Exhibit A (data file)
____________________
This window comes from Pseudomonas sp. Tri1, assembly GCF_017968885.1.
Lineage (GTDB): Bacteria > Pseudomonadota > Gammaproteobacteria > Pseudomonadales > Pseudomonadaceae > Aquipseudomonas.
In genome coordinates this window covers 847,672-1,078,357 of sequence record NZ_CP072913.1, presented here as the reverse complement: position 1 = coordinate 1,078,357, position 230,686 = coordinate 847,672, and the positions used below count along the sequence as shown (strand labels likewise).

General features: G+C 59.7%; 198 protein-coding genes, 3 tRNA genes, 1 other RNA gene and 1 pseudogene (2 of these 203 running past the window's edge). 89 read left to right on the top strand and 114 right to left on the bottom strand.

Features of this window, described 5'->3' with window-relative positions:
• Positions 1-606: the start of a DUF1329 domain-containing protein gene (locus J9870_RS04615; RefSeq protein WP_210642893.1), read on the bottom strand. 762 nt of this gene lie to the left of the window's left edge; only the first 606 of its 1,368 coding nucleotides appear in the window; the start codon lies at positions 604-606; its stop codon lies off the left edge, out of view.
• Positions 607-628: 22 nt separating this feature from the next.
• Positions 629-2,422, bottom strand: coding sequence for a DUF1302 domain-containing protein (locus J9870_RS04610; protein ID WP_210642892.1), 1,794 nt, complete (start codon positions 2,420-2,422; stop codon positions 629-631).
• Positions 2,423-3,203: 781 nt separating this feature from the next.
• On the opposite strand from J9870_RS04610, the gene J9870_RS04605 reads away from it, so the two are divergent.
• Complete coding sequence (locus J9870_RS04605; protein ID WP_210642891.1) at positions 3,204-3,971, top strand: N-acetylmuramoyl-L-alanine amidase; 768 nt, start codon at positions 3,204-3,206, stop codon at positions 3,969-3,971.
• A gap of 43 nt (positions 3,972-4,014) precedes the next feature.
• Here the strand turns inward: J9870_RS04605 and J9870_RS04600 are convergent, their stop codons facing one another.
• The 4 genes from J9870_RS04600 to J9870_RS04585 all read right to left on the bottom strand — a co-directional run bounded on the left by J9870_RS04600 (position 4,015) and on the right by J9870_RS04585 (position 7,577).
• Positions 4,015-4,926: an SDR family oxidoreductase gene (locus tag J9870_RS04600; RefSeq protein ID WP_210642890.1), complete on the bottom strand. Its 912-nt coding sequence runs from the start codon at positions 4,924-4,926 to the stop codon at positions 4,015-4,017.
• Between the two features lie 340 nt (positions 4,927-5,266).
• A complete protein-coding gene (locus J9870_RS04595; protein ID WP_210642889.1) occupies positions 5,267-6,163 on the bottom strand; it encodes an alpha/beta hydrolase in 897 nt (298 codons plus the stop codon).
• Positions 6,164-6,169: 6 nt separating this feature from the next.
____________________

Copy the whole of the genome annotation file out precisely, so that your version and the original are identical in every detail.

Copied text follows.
This window comes from Pseudomonas sp. Tri1, assembly GCF_017968885.1.
Lineage (GTDB): Bacteria > Pseudomonadota > Gammaproteobacteria > Pseudomonadales > Pseudomonadaceae > Aquipseudomonas.
In genome coordinates this window covers 847,672-1,078,357 of sequence record NZ_CP072913.1, presented here as the reverse complement: position 1 = coordinate 1,078,357, position 230,686 = coordinate 847,672, and the positions used below count along the sequence as shown (strand labels likewise).

General features: G+C 59.7%; 198 protein-coding genes, 3 tRNA genes, 1 other RNA gene and 1 pseudogene (2 of these 203 running past the window's edge). 89 read left to right on the top strand and 114 right to left on the bottom strand.

Features of this window, described 5'->3' with window-relative positions:
• Positions 1-606: the start of a DUF1329 domain-containing protein gene (locus J9870_RS04615; RefSeq protein WP_210642893.1), read on the bottom strand. 762 nt of this gene lie to the left of the window's left edge; only the first 606 of its 1,368 coding nucleotides appear in the window; the start codon lies at positions 604-606; its stop codon lies off the left edge, out of view.
• Positions 607-628: 22 nt separating this feature from the next.
• Positions 629-2,422, bottom strand: coding sequence for a DUF1302 domain-containing protein (locus J9870_RS04610; protein ID WP_210642892.1), 1,794 nt, complete (start codon positions 2,420-2,422; stop codon positions 629-631).
• Positions 2,423-3,203: 781 nt separating this feature from the next.
• On the opposite strand from J9870_RS04610, the gene J9870_RS04605 reads away from it, so the two are divergent.
• Complete coding sequence (locus J9870_RS04605; protein ID WP_210642891.1) at positions 3,204-3,971, top strand: N-acetylmuramoyl-L-alanine amidase; 768 nt, start codon at positions 3,204-3,206, stop codon at positions 3,969-3,971.
• A gap of 43 nt (positions 3,972-4,014) precedes the next feature.
• Here the strand turns inward: J9870_RS04605 and J9870_RS04600 are convergent, their stop codons facing one another.
• The 4 genes from J9870_RS04600 to J9870_RS04585 all read right to left on the bottom strand — a co-directional run bounded on the left by J9870_RS04600 (position 4,015) and on the right by J9870_RS04585 (position 7,577).
• Positions 4,015-4,926: an SDR family oxidoreductase gene (locus tag J9870_RS04600; RefSeq protein ID WP_210642890.1), complete on the bottom strand. Its 912-nt coding sequence runs from the start codon at positions 4,924-4,926 to the stop codon at positions 4,015-4,017.
• Between the two features lie 340 nt (positions 4,927-5,266).
• A complete protein-coding gene (locus J9870_RS04595; protein ID WP_210642889.1) occupies positions 5,267-6,163 on the bottom strand; it encodes an alpha/beta hydrolase in 897 nt (298 codons plus the stop codon).
• Positions 6,164-6,169: 6 nt separating this feature from the next.